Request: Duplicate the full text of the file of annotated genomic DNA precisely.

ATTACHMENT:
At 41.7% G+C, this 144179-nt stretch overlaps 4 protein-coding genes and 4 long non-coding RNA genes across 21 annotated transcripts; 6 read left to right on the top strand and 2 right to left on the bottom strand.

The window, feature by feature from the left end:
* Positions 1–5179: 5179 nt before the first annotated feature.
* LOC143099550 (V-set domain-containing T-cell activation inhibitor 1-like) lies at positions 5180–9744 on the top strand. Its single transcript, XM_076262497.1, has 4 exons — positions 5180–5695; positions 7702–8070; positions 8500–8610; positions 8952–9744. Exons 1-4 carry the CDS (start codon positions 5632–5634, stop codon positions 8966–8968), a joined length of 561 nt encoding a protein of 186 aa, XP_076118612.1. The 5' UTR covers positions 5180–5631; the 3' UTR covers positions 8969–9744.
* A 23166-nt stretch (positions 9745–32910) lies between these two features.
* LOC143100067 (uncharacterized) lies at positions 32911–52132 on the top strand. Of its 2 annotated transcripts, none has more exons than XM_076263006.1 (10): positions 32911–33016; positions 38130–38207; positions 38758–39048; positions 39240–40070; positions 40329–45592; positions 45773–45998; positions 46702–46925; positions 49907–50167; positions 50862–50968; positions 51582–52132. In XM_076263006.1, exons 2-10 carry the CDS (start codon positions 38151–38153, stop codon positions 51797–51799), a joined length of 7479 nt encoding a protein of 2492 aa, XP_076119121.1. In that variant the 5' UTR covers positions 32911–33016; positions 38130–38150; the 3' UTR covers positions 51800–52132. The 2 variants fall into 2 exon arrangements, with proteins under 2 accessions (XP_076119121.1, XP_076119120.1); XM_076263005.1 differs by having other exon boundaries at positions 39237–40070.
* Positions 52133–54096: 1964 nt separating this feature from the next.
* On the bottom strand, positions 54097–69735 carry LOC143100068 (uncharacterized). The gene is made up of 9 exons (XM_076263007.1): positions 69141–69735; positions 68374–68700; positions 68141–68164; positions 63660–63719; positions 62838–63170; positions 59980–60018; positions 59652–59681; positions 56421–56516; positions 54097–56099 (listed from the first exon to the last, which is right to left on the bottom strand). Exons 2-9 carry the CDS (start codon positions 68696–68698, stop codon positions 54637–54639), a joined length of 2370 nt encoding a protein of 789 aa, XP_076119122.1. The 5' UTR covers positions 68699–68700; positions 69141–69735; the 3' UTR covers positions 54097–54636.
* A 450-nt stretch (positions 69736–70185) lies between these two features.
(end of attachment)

At 41.7% G+C, this 144179-nt stretch overlaps 4 protein-coding genes and 4 long non-coding RNA genes across 21 annotated transcripts; 6 read left to right on the top strand and 2 right to left on the bottom strand.

The window, feature by feature from the left end:
* Positions 1–5179: 5179 nt before the first annotated feature.
* LOC143099550 (V-set domain-containing T-cell activation inhibitor 1-like) lies at positions 5180–9744 on the top strand. Its single transcript, XM_076262497.1, has 4 exons — positions 5180–5695; positions 7702–8070; positions 8500–8610; positions 8952–9744. Exons 1-4 carry the CDS (start codon positions 5632–5634, stop codon positions 8966–8968), a joined length of 561 nt encoding a protein of 186 aa, XP_076118612.1. The 5' UTR covers positions 5180–5631; the 3' UTR covers positions 8969–9744.
* A 23166-nt stretch (positions 9745–32910) lies between these two features.
* LOC143100067 (uncharacterized) lies at positions 32911–52132 on the top strand. Of its 2 annotated transcripts, none has more exons than XM_076263006.1 (10): positions 32911–33016; positions 38130–38207; positions 38758–39048; positions 39240–40070; positions 40329–45592; positions 45773–45998; positions 46702–46925; positions 49907–50167; positions 50862–50968; positions 51582–52132. In XM_076263006.1, exons 2-10 carry the CDS (start codon positions 38151–38153, stop codon positions 51797–51799), a joined length of 7479 nt encoding a protein of 2492 aa, XP_076119121.1. In that variant the 5' UTR covers positions 32911–33016; positions 38130–38150; the 3' UTR covers positions 51800–52132. The 2 variants fall into 2 exon arrangements, with proteins under 2 accessions (XP_076119121.1, XP_076119120.1); XM_076263005.1 differs by having other exon boundaries at positions 39237–40070.
* Positions 52133–54096: 1964 nt separating this feature from the next.
* On the bottom strand, positions 54097–69735 carry LOC143100068 (uncharacterized). The gene is made up of 9 exons (XM_076263007.1): positions 69141–69735; positions 68374–68700; positions 68141–68164; positions 63660–63719; positions 62838–63170; positions 59980–60018; positions 59652–59681; positions 56421–56516; positions 54097–56099 (listed from the first exon to the last, which is right to left on the bottom strand). Exons 2-9 carry the CDS (start codon positions 68696–68698, stop codon positions 54637–54639), a joined length of 2370 nt encoding a protein of 789 aa, XP_076119122.1. The 5' UTR covers positions 68699–68700; positions 69141–69735; the 3' UTR covers positions 54097–54636.
* A 450-nt stretch (positions 69736–70185) lies between these two features.